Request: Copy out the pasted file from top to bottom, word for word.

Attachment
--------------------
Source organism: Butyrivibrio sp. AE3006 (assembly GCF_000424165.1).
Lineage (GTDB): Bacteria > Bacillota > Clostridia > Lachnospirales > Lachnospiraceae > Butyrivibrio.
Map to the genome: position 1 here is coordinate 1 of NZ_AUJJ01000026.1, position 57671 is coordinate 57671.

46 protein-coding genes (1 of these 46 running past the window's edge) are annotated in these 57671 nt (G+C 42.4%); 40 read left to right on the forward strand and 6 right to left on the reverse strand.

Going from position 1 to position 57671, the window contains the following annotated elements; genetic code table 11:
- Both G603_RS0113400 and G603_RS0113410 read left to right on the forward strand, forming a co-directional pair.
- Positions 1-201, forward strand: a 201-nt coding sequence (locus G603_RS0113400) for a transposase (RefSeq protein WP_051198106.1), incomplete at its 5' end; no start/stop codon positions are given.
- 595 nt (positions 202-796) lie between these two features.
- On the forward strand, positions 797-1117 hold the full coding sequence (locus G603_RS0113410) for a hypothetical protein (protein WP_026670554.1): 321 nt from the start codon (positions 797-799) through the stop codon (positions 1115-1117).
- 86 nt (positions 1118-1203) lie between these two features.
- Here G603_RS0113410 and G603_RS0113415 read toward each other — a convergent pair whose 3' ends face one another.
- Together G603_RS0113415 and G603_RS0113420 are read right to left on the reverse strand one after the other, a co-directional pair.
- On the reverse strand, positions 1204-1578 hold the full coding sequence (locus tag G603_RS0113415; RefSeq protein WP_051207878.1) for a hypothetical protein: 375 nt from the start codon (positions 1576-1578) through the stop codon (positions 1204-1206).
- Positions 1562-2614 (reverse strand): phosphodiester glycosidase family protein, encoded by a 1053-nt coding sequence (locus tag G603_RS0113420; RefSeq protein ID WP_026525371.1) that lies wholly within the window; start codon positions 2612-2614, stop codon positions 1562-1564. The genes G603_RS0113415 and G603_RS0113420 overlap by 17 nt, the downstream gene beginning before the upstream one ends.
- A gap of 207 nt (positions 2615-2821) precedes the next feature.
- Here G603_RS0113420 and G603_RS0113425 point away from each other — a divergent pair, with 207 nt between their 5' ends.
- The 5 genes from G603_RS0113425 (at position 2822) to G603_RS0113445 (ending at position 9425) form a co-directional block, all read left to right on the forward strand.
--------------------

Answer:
Source organism: Butyrivibrio sp. AE3006 (assembly GCF_000424165.1).
Lineage (GTDB): Bacteria > Bacillota > Clostridia > Lachnospirales > Lachnospiraceae > Butyrivibrio.
Map to the genome: position 1 here is coordinate 1 of NZ_AUJJ01000026.1, position 57671 is coordinate 57671.

46 protein-coding genes (1 of these 46 running past the window's edge) are annotated in these 57671 nt (G+C 42.4%); 40 read left to right on the forward strand and 6 right to left on the reverse strand.

Going from position 1 to position 57671, the window contains the following annotated elements; genetic code table 11:
- Both G603_RS0113400 and G603_RS0113410 read left to right on the forward strand, forming a co-directional pair.
- Positions 1-201, forward strand: a 201-nt coding sequence (locus G603_RS0113400) for a transposase (RefSeq protein WP_051198106.1), incomplete at its 5' end; no start/stop codon positions are given.
- 595 nt (positions 202-796) lie between these two features.
- On the forward strand, positions 797-1117 hold the full coding sequence (locus G603_RS0113410) for a hypothetical protein (protein WP_026670554.1): 321 nt from the start codon (positions 797-799) through the stop codon (positions 1115-1117).
- 86 nt (positions 1118-1203) lie between these two features.
- Here G603_RS0113410 and G603_RS0113415 read toward each other — a convergent pair whose 3' ends face one another.
- Together G603_RS0113415 and G603_RS0113420 are read right to left on the reverse strand one after the other, a co-directional pair.
- On the reverse strand, positions 1204-1578 hold the full coding sequence (locus tag G603_RS0113415; RefSeq protein WP_051207878.1) for a hypothetical protein: 375 nt from the start codon (positions 1576-1578) through the stop codon (positions 1204-1206).
- Positions 1562-2614 (reverse strand): phosphodiester glycosidase family protein, encoded by a 1053-nt coding sequence (locus tag G603_RS0113420; RefSeq protein ID WP_026525371.1) that lies wholly within the window; start codon positions 2612-2614, stop codon positions 1562-1564. The genes G603_RS0113415 and G603_RS0113420 overlap by 17 nt, the downstream gene beginning before the upstream one ends.
- A gap of 207 nt (positions 2615-2821) precedes the next feature.
- Here G603_RS0113420 and G603_RS0113425 point away from each other — a divergent pair, with 207 nt between their 5' ends.
- The 5 genes from G603_RS0113425 (at position 2822) to G603_RS0113445 (ending at position 9425) form a co-directional block, all read left to right on the forward strand.